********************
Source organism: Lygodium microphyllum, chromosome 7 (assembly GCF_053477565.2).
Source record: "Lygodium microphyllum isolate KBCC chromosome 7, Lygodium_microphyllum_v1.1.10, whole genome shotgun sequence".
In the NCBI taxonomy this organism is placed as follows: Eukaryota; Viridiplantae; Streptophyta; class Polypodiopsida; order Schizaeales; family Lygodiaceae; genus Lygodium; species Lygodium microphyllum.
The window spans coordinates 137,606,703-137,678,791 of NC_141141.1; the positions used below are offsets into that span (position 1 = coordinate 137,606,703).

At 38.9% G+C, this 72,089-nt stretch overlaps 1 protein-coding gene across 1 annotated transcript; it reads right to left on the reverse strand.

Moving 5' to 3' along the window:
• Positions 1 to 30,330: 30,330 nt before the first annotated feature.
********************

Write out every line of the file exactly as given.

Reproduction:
Source organism: Lygodium microphyllum, chromosome 7 (assembly GCF_053477565.2).
Source record: "Lygodium microphyllum isolate KBCC chromosome 7, Lygodium_microphyllum_v1.1.10, whole genome shotgun sequence".
In the NCBI taxonomy this organism is placed as follows: Eukaryota; Viridiplantae; Streptophyta; class Polypodiopsida; order Schizaeales; family Lygodiaceae; genus Lygodium; species Lygodium microphyllum.
The window spans coordinates 137,606,703-137,678,791 of NC_141141.1; the positions used below are offsets into that span (position 1 = coordinate 137,606,703).

At 38.9% G+C, this 72,089-nt stretch overlaps 1 protein-coding gene across 1 annotated transcript; it reads right to left on the reverse strand.

Moving 5' to 3' along the window:
• Positions 1 to 30,330: 30,330 nt before the first annotated feature.